Jehovah’s witnesses and American religious diversity

Got a link to this analysis of racial/ethnic diversity in American religions from Pew in my facebook feed (headlining Catholic diversity) and I was so excited to look up Jehovah’s Witnesses.  What these people believe is nuts (seriously, no celebrating of holidays or birthdays??!!  Not to mention they are just a modern-day version of the Arian heresy), but one thing I’ll say for them (they knock on my door about one Saturday a month and they have a church just down the road) is that they sure have this diversity thing down.  Of course, all I had was my own observations of mixed-race groups nearby, but thanks to this chart, I can see that they are, in fact, among the most diverse of religions in America.

How Racially Diverse are U.S. Religious Groups?

But come on– no holidays and birthdays?  It’s a wonder any kid growing up in this faith would ever choose to continue.

Photo of the day

Recent National Geographic photo of the day.  I love creative use of exposure time with moving water and this is a great example:

Picture of Vestrahorn, Iceland, at sunset

Planet Iceland

Photograph by Sophie Carr

“This [was] taken at the volcanic beach at Stokksnes in southeastern Iceland in February 2015,” writes photographer Sophie Carr. “I used a two-second exposure to capture the water trails as the waves receded over rocks at the edge of the beach, just as the sun was setting behind me, illuminating the mighty Vestrahorn mountain and some peaks in the far distance.”

You might not actually be entitled to your “opinion”

This great piece has gone viral among my professor friends (and even some non-professor friends) for good reason.  It is amazing what people think they can get away with intellectually just by claiming something is their “opinion.”  Alas, it is so not that simple:

However, before you crouch behind your Shield of Opinion you need to ask yourself two questions.

1. Is this actually an opinion?

2. If it is an opinion how informed is it and why do I hold it?

I’ll help you with the first part. An opinion is a preference for or judgment of something. My favorite color is black. I think mint tastes awful. Doctor Who is the best television show. These are all opinions. They may be unique to me alone or massively shared across the general population but they all have one thing in common; they cannot be verified outside the fact that I believe them…

There’s nothing wrong with an opinion on those things. The problem comes from people whose opinions are actually misconceptions. If you think vaccines cause autism you are expressing something factually wrong, not an opinion. The fact that you may still believe that vaccines cause autism does not move your misconception into the realm of valid opinion. Nor does the fact that many other share this opinion give it any more validity. [emphases mine]

To quote John Oliver, who referenced a Gallup poll showing one in four Americans believe climate change isn’t real on his show, Last Week Tonight

Who gives a shit? You don’t need people’s opinion on a fact. You might as well have a poll asking: “Which number is bigger, 15 or 5?” or “Do owls exist?” or “Are there hats?” …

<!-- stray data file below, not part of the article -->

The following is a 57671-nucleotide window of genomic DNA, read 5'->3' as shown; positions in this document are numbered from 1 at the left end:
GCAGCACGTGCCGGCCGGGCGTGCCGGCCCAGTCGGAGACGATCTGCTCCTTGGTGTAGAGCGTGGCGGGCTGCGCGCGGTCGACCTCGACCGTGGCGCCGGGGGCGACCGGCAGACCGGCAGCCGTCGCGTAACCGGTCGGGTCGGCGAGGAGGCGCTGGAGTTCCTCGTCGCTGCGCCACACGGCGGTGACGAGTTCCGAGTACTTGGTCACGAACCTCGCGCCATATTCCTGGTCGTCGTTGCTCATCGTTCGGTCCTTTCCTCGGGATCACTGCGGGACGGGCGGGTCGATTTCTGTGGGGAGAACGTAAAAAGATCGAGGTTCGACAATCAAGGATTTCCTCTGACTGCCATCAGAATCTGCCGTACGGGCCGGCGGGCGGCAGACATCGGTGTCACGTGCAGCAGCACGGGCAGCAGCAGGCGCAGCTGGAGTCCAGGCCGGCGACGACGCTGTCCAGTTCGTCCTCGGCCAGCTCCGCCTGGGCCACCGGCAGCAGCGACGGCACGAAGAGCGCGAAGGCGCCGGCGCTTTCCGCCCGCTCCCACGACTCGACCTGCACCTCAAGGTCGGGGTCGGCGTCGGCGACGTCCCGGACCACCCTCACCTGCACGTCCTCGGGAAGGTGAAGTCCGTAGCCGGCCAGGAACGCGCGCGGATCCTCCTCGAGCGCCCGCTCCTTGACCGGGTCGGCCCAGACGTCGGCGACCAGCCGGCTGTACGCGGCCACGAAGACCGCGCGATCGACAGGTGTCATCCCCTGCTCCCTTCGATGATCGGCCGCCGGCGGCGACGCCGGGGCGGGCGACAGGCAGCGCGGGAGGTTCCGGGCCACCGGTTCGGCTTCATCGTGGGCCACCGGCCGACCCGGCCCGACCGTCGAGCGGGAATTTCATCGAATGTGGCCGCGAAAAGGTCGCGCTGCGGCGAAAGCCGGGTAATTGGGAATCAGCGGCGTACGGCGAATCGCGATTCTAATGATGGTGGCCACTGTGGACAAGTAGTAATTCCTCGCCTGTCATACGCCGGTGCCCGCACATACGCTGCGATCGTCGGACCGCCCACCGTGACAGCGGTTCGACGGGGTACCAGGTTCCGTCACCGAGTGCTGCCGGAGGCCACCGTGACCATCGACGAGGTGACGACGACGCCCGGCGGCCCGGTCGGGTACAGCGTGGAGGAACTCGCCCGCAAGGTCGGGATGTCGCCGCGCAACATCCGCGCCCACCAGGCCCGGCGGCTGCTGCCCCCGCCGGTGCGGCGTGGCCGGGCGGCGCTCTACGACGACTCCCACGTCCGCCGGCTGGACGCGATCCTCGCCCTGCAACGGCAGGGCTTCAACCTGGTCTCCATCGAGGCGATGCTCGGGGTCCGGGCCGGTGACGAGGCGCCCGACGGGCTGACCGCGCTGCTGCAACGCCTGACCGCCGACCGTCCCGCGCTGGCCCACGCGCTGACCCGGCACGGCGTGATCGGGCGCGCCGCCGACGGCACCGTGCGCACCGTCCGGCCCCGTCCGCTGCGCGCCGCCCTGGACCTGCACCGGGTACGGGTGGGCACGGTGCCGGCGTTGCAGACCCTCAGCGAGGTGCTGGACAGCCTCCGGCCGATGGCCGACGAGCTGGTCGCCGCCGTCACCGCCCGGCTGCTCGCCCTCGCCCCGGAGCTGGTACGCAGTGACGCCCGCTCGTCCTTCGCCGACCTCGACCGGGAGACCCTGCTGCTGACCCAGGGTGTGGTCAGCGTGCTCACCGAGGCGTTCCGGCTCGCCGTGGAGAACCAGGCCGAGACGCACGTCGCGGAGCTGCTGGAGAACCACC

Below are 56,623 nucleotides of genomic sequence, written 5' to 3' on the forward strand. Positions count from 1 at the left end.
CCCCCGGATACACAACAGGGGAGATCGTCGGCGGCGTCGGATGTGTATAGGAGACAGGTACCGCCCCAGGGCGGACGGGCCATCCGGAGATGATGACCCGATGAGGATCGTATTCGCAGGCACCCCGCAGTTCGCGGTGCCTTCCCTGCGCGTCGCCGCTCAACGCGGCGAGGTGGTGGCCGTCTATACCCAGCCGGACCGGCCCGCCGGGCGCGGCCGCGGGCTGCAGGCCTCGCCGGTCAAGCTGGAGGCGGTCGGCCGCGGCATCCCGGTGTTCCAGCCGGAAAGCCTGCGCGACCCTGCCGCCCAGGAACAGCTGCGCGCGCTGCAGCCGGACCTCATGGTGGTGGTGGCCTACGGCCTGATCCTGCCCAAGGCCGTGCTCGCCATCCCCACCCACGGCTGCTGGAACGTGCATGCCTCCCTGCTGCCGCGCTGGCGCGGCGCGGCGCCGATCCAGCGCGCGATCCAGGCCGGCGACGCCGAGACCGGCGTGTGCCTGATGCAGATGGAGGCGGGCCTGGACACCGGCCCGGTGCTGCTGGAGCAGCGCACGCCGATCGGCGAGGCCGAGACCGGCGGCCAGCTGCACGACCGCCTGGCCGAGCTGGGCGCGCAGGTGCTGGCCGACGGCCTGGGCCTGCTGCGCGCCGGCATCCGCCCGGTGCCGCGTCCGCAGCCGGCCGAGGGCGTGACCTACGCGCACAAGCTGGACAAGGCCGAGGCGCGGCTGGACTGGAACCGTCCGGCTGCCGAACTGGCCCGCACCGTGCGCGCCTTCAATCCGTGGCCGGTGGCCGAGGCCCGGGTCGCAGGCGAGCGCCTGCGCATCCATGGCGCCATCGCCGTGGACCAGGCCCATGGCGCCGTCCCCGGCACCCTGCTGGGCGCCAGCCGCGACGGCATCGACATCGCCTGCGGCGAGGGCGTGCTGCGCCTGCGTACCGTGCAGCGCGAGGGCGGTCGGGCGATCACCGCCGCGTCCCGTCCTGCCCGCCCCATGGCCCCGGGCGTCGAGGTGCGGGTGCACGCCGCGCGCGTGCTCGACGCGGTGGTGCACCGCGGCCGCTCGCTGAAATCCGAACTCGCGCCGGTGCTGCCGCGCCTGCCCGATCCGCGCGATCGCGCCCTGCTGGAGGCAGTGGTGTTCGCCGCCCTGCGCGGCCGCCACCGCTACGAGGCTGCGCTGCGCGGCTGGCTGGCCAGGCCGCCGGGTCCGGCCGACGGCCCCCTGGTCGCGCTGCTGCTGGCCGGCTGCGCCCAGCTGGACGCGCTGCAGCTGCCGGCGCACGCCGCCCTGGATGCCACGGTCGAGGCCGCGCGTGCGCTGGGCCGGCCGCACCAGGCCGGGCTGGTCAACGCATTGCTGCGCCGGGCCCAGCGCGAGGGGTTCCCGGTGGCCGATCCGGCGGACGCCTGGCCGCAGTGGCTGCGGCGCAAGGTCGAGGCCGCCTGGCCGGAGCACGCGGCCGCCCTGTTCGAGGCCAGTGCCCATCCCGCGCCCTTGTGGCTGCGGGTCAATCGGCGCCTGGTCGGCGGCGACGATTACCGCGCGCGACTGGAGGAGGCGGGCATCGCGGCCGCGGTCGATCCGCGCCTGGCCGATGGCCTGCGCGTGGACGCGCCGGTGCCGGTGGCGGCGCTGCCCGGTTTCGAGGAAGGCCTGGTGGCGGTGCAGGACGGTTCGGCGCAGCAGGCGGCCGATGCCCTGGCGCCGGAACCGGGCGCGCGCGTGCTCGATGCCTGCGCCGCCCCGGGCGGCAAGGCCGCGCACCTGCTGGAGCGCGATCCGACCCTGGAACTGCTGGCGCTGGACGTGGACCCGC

That’s where the second question comes in; is your opinion informed and why do you believe it? Though technically these opinions cannot be wrong they can be lacking in worth simply because they are lacking in structure.

Here’s an example. Let’s say I meet a fellow Doctor Who fan, and this fan’s favorite Doctor is David Tennant. Nothing wrong so far. However, upon further discussing the subject this fan tells me that he or she has never seen any of the pre-2005 episodes or heard any of the radio plays. Now, it’s possible that even if he or she had David Tennant would still be his or her favorite Doctor, but it’s also possible that it would be Tom Baker or Paul McGann or someone else.

In a perfect world someone confronted with this would simply say, “Well, David Tennant is my favorite that I’ve seen.” There’s plenty of reasons to not have seen any olderDoctor Who. It’s not all on Netflix, there’s a lot of it, radio plays can get rather expensive, etc. Having a narrow opinion from a narrow set of information is only natural.

What mucks it all up when a narrow set of information is assumed to be wider than it is.

In other words, you can form an opinion in a bubble, and for the first couple of decades of our lives we all do. However, eventually you are going to venture out into the world and find that what you thought was an informed opinion was actually just a tiny thought based on little data and your feelings. Many, many, many of your opinions will turn out to be uninformed or just flat out wrong. No, the fact that you believed it doesn’t make it any more valid or worthwhile, and nobody owes your viewpoint any respect simply because it is yours. 

This is so going to be the very first discussion topic for my Intro to American government discussions sections.  Based on observation (my grad students run these, I observe and give feedback and try really, really hard not to interject myself), this problem is absolutely rampant in these classes.  And, there’s actually no shortage of upper-level students who don’t quite seem to get this either.  And, of course, plenty of people, period, who just don’t get this.  This is probably a link worth bookmarking.

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